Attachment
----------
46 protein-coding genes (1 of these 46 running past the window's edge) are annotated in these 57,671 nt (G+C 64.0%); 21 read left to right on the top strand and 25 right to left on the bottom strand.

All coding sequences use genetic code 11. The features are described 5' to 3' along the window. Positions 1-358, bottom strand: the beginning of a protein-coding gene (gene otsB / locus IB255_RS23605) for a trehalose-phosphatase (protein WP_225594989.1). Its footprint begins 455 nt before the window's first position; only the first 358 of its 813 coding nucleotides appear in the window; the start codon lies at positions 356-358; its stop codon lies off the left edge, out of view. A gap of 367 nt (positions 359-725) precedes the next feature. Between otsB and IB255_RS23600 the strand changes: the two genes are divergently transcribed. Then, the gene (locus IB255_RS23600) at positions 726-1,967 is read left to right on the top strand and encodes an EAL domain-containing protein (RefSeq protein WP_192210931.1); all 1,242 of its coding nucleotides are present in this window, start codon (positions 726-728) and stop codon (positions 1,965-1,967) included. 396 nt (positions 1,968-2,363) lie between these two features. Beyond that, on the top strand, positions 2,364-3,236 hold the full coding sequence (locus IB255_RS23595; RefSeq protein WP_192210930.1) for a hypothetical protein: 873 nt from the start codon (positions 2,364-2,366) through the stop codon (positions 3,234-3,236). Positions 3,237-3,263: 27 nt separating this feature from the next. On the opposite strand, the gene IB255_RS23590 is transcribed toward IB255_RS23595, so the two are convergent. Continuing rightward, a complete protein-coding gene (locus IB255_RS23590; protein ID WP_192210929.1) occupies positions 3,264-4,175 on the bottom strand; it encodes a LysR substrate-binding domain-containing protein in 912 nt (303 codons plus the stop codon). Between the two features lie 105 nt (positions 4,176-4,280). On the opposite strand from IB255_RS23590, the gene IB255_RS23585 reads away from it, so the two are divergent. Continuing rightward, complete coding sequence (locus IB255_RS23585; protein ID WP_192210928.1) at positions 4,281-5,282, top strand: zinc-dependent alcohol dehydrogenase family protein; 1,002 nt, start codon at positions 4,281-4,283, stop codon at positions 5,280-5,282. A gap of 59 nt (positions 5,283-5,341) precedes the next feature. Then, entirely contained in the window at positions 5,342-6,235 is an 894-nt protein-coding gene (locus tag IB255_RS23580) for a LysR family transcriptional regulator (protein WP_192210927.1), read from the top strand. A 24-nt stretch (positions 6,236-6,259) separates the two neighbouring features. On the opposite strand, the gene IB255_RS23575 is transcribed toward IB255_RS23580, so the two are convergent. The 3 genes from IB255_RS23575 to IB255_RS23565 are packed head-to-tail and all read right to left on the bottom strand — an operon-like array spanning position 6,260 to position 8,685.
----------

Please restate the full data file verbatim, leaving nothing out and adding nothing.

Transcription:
46 protein-coding genes (1 of these 46 running past the window's edge) are annotated in these 57,671 nt (G+C 64.0%); 21 read left to right on the top strand and 25 right to left on the bottom strand.

All coding sequences use genetic code 11. The features are described 5' to 3' along the window. Positions 1-358, bottom strand: the beginning of a protein-coding gene (gene otsB / locus IB255_RS23605) for a trehalose-phosphatase (protein WP_225594989.1). Its footprint begins 455 nt before the window's first position; only the first 358 of its 813 coding nucleotides appear in the window; the start codon lies at positions 356-358; its stop codon lies off the left edge, out of view. A gap of 367 nt (positions 359-725) precedes the next feature. Between otsB and IB255_RS23600 the strand changes: the two genes are divergently transcribed. Then, the gene (locus IB255_RS23600) at positions 726-1,967 is read left to right on the top strand and encodes an EAL domain-containing protein (RefSeq protein WP_192210931.1); all 1,242 of its coding nucleotides are present in this window, start codon (positions 726-728) and stop codon (positions 1,965-1,967) included. 396 nt (positions 1,968-2,363) lie between these two features. Beyond that, on the top strand, positions 2,364-3,236 hold the full coding sequence (locus IB255_RS23595; RefSeq protein WP_192210930.1) for a hypothetical protein: 873 nt from the start codon (positions 2,364-2,366) through the stop codon (positions 3,234-3,236). Positions 3,237-3,263: 27 nt separating this feature from the next. On the opposite strand, the gene IB255_RS23590 is transcribed toward IB255_RS23595, so the two are convergent. Continuing rightward, a complete protein-coding gene (locus IB255_RS23590; protein ID WP_192210929.1) occupies positions 3,264-4,175 on the bottom strand; it encodes a LysR substrate-binding domain-containing protein in 912 nt (303 codons plus the stop codon). Between the two features lie 105 nt (positions 4,176-4,280). On the opposite strand from IB255_RS23590, the gene IB255_RS23585 reads away from it, so the two are divergent. Continuing rightward, complete coding sequence (locus IB255_RS23585; protein ID WP_192210928.1) at positions 4,281-5,282, top strand: zinc-dependent alcohol dehydrogenase family protein; 1,002 nt, start codon at positions 4,281-4,283, stop codon at positions 5,280-5,282. A gap of 59 nt (positions 5,283-5,341) precedes the next feature. Then, entirely contained in the window at positions 5,342-6,235 is an 894-nt protein-coding gene (locus tag IB255_RS23580) for a LysR family transcriptional regulator (protein WP_192210927.1), read from the top strand. A 24-nt stretch (positions 6,236-6,259) separates the two neighbouring features. On the opposite strand, the gene IB255_RS23575 is transcribed toward IB255_RS23580, so the two are convergent. The 3 genes from IB255_RS23575 to IB255_RS23565 are packed head-to-tail and all read right to left on the bottom strand — an operon-like array spanning position 6,260 to position 8,685.